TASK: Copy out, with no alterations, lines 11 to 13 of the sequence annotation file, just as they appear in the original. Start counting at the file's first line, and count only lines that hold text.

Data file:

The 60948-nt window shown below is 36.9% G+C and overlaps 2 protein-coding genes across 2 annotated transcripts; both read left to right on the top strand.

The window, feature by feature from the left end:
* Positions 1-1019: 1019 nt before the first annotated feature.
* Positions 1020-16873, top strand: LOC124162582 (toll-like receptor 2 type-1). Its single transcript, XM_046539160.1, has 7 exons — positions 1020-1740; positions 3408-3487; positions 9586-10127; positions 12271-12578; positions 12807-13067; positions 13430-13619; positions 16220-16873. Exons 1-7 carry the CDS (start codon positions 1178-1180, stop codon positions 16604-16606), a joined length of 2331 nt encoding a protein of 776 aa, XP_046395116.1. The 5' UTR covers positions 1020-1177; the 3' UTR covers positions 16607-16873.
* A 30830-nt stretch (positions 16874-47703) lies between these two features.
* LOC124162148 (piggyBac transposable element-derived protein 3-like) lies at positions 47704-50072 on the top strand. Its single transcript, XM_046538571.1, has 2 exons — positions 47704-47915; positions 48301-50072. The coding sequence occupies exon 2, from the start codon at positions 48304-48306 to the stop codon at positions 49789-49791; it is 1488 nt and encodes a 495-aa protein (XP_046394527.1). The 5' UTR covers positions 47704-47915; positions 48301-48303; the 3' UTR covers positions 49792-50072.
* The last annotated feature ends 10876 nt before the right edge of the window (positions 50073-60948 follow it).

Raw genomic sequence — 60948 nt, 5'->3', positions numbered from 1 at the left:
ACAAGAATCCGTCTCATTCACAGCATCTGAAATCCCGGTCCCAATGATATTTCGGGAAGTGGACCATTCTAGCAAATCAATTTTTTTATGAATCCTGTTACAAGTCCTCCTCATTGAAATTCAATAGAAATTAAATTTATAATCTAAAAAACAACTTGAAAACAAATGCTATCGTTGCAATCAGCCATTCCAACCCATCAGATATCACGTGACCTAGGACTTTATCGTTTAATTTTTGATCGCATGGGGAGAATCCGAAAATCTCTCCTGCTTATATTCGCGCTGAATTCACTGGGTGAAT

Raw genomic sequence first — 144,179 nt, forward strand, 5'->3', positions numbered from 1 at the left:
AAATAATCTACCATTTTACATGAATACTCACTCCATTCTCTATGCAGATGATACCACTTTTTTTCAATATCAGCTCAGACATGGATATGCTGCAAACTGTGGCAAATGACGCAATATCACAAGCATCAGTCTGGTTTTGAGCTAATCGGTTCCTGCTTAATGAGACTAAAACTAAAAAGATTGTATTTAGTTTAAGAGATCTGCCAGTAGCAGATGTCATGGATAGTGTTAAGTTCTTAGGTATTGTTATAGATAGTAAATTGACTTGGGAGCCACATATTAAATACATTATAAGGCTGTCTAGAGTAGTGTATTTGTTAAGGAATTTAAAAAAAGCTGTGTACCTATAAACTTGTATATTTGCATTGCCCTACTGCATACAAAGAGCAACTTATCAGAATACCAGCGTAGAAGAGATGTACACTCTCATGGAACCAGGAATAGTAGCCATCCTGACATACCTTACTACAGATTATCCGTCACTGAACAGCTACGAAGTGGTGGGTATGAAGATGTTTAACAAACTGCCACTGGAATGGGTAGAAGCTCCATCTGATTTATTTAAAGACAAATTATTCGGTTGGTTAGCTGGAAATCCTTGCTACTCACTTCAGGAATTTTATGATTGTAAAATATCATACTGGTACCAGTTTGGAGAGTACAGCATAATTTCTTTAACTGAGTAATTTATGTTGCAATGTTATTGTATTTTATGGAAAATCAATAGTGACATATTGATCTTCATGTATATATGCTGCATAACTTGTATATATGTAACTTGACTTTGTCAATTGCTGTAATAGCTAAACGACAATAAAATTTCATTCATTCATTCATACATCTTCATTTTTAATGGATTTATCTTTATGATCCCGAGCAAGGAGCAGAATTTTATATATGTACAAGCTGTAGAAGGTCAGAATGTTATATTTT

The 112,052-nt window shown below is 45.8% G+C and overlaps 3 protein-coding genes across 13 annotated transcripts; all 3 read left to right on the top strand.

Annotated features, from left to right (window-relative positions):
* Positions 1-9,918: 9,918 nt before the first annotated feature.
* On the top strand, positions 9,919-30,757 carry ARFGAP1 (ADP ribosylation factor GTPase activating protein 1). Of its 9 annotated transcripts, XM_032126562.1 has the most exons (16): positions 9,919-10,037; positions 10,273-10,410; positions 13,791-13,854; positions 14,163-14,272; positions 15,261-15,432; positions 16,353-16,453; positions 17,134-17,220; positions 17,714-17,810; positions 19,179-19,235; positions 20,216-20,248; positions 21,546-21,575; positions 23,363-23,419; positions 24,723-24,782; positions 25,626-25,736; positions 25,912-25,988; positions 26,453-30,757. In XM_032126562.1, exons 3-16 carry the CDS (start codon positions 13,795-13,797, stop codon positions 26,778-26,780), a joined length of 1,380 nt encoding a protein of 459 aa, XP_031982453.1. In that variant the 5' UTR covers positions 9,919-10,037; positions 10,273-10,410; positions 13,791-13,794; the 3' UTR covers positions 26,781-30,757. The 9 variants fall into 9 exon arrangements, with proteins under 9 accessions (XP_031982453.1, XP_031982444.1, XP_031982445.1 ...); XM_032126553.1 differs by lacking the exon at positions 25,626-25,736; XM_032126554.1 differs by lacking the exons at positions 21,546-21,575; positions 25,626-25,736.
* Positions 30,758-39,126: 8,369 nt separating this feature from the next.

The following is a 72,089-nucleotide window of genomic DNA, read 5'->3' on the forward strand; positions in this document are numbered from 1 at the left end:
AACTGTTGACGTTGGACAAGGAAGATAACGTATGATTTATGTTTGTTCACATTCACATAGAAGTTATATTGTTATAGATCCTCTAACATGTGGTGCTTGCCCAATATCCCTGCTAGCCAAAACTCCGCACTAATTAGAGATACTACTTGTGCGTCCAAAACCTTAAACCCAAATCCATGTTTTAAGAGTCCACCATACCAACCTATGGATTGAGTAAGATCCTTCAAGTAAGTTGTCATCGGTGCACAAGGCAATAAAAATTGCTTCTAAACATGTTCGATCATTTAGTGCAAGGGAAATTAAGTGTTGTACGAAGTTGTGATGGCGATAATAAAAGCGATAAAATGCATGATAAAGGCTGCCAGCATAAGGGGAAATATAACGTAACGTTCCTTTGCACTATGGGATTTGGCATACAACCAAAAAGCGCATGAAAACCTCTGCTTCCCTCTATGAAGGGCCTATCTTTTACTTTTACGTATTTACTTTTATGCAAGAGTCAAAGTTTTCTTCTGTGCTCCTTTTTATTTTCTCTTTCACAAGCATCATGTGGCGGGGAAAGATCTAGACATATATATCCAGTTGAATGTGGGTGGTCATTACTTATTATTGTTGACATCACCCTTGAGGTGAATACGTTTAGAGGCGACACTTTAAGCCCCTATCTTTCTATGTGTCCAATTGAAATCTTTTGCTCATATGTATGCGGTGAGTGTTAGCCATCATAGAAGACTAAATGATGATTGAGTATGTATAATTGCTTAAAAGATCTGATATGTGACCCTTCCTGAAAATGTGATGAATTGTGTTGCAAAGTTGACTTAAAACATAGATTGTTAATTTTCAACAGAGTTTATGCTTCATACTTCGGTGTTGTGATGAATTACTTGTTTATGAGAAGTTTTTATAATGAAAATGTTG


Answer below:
AAATAATCTACCATTTTACATGAATACTCACTCCATTCTCTATGCAGATGATACCACTTTTTTTCAATATCAGCTCAGACATGGATATGCTGCAAACTGTGGCAAATGACGCAATATCACAAGCATCAGTCTGGTTTTGAGCTAATCGGTTCCTGCTTAATGAGACTAAAACTAAAAAGATTGTATTTAGTTTAAGAGATCTGCCAGTAGCAGATGTCATGGATAGTGTTAAGTTCTTAGGTATTGTTATAGATAGTAAATTGACTTGGGAGCCACATATTAAATACATTATAAGGCTGTCTAGAGTAGTGTATTTGTTAAGGAATTTAAAAAAAGCTGTGTACCTATAAACTTGTATATTTGCATTGCCCTACTGCATACAAAGAGCAACTTATCAGAATACCAGCGTAGAAGAGATGTACACTCTCATGGAACCAGGAATAGTAGCCATCCTGACATACCTTACTACAGATTATCCGTCACTGAACAGCTACGAAGTGGTGGGTATGAAGATGTTTAACAAACTGCCACTGGAATGGGTAGAAGCTCCATCTGATTTATTTAAAGACAAATTATTCGGTTGGTTAGCTGGAAATCCTTGCTACTCACTTCAGGAATTTTATGATTGTAAAATATCATACTGGTACCAGTTTGGAGAGTACAGCATAATTTCTTTAACTGAGTAATTTATGTTGCAATGTTATTGTATTTTATGGAAAATCAATAGTGACATATTGATCTTCATGTATATATGCTGCATAACTTGTATATATGTAACTTGACTTTGTCAATTGCTGTAATAGCTAAACGACAATAAAATTTCATTCATTCATTCATACATCTTCATTTTTAATGGATTTATCTTTATGATCCCGAGCAAGGAGCAGAATTTTATATATGTACAAGCTGTAGAAGGTCAGAATGTTATATTTT

The 112,052-nt window shown below is 45.8% G+C and overlaps 3 protein-coding genes across 13 annotated transcripts; all 3 read left to right on the top strand.

Annotated features, from left to right (window-relative positions):